Author: Richard Laymon
Publisher: Leisure Books
Rupert Conway is on a deserted island with his girlfriend Connie’s family when their boat blows up. Then one by one, the men on the island start to be knocked off, leaving Rupert, a sex-crazed college kid, alone with three beautiful sisters and their exhibitionist mother. It sounds like paradise for Rupert aside from one thing — the killer’s still loose and Rupert is next on the hit list.
Like most Laymon novels, Island is good, campy horror. The entire novel is actually a first-person diary entry of Rupert, but reads more like a novel than an epistolary collection. Rupert is sort of a loser and even his “girlfriend” can’t stand him. He gets caught ogling the most attractive sister, Kimberly, on several occasions and even the sisters’ mother. Connie pulls no punches in her snide criticisms of Rupert, adding to his pathetic persona throughout his journal entries.
What Laymon does particularly well is create characters that the reader cares about. I am reminded of Stephen King’s The Shining in this novel. You see, the island (like the Overlook Hotel) seems to make everyone a little crazy that we are never fully convinced who is good and who is bad.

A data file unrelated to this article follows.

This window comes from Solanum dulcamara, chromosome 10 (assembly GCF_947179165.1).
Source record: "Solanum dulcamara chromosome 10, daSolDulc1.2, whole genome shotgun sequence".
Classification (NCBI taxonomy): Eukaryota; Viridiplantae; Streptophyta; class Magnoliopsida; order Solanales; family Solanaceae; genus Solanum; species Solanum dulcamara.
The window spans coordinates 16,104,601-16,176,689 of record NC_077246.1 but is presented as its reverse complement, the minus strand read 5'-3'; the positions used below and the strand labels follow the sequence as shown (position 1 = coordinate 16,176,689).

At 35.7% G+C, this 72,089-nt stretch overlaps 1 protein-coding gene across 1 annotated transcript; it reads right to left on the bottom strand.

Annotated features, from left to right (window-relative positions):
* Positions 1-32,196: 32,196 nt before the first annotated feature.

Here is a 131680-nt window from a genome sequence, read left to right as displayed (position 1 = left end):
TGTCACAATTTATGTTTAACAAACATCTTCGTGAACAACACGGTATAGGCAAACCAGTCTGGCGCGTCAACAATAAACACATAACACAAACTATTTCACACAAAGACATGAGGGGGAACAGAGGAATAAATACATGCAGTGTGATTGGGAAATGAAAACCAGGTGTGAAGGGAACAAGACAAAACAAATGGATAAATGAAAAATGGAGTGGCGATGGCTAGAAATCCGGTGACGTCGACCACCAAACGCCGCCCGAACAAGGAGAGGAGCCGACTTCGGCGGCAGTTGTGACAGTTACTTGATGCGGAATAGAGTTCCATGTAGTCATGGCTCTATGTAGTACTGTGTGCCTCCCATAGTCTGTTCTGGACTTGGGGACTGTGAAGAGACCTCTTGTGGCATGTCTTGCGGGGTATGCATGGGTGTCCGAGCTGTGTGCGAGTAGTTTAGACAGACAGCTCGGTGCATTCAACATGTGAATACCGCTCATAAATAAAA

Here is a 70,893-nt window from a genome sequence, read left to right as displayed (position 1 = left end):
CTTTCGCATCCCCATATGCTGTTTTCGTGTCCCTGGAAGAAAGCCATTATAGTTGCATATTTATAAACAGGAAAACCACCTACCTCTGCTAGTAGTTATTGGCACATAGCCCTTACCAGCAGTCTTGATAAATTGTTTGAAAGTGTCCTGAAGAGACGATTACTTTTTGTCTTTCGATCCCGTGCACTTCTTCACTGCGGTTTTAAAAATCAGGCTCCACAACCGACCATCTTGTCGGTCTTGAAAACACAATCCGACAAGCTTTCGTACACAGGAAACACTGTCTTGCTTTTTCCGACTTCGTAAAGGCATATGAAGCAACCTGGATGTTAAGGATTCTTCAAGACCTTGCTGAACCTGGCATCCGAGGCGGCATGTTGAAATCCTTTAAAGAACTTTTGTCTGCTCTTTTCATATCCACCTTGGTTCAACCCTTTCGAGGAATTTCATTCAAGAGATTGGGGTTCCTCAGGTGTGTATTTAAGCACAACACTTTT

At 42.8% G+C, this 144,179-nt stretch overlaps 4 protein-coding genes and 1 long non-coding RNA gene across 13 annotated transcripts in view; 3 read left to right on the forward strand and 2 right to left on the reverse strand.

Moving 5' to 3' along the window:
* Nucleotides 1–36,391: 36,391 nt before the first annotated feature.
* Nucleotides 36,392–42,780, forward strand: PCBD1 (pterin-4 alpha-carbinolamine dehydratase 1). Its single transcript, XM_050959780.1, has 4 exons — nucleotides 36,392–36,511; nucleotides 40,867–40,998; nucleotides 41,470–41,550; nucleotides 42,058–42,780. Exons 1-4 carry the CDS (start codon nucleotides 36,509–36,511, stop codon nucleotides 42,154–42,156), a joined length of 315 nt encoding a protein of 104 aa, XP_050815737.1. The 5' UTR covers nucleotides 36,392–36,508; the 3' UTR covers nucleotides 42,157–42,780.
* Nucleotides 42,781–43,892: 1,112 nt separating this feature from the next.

What begins as innocent lustful desires in Rupert gradually turns into sadistic horror and the last third of the book is not for the squeamish. But this lust is not just gratuitous and it becomes a prevailing theme throughout the novel. Rupert’s sexual fantasies are hyperbolically brought to life in the actions of the killer and as he confronts this evil, he sees his own thoughts betraying him.
This book was very difficult to put down, but near the end, very difficult to read as well. Once one makes it past pages that might have been better off left unread, there comes an ending that is completely surprising, yet fitting.
While there are no literary awards going to what really amounts to an escapist horror novel, Island is an exciting, fast-paced read. The characters are likable and the twists and turns left me on the edge of my seat (figuratively speaking — I am much too lazy and read while lying on the couch).
For those who like horror, especially in the style of Bentley Little or Richard Laymon, Island will not disappoint.